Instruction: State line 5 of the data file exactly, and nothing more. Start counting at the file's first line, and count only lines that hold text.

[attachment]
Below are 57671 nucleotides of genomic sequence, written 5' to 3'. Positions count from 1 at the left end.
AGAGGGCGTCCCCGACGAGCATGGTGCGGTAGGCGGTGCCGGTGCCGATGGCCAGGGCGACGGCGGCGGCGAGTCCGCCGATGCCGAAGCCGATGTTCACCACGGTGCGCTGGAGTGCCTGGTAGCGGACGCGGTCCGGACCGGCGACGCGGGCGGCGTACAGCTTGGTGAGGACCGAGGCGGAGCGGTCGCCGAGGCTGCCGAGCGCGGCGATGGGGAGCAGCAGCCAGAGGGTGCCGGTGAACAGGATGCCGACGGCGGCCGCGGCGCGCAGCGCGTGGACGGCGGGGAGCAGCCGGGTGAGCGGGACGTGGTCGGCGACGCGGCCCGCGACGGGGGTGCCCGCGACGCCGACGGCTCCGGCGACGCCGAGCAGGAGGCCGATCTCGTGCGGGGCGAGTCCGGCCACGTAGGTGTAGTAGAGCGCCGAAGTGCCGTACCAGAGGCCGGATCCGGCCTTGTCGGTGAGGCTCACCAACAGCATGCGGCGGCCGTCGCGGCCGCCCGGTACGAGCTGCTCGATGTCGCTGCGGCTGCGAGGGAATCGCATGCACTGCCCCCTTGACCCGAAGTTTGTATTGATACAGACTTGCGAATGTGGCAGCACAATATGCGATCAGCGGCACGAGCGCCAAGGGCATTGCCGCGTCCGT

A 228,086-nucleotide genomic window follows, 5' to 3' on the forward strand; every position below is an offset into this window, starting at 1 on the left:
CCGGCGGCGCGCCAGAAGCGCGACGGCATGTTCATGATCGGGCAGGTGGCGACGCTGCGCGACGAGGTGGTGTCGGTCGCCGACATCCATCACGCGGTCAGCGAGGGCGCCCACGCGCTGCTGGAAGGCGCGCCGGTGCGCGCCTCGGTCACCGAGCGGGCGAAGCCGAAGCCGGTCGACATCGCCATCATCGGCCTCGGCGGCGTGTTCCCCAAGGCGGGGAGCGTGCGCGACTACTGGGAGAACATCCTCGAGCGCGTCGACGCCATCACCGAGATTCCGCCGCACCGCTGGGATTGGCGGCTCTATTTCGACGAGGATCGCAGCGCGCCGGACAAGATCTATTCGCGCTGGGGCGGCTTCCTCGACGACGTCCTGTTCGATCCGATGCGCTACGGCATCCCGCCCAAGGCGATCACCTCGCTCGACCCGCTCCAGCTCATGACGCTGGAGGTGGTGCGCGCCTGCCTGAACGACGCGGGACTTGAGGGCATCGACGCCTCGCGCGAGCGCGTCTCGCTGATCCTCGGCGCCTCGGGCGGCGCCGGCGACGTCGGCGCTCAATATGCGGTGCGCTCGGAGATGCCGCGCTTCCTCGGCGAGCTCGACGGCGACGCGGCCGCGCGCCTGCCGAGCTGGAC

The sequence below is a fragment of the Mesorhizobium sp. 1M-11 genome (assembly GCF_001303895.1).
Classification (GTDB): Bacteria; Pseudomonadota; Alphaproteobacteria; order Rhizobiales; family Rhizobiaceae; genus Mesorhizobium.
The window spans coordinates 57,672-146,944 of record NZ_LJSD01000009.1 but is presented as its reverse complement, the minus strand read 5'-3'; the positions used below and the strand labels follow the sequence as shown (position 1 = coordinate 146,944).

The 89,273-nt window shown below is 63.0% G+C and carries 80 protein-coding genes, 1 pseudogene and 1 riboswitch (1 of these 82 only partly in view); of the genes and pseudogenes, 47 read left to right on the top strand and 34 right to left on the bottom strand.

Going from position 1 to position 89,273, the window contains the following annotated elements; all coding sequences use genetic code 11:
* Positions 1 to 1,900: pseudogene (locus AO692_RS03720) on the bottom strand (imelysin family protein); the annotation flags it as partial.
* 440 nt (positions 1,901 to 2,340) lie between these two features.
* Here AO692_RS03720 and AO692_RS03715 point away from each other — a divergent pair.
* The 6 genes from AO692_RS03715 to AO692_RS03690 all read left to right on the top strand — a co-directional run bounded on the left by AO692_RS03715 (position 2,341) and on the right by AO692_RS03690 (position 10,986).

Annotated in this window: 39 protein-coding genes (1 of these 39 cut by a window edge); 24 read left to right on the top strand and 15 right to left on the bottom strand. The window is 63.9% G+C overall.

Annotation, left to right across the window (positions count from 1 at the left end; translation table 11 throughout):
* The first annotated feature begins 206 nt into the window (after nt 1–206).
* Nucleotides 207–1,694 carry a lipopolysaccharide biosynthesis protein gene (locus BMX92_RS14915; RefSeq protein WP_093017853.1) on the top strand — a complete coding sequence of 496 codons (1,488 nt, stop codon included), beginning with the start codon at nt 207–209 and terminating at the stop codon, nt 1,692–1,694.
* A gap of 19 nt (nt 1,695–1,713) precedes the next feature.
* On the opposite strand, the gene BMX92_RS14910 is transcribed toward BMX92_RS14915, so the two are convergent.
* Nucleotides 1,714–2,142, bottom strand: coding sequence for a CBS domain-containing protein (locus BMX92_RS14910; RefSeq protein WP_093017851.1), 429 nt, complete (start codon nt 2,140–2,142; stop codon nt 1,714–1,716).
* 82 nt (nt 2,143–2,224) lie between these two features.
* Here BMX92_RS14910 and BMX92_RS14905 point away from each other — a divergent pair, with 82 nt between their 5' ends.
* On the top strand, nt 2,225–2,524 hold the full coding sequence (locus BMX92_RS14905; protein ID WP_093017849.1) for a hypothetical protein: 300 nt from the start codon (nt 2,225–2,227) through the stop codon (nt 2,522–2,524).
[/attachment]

The sequence below is a fragment of the Mesorhizobium sp. 1M-11 genome (assembly GCF_001303895.1).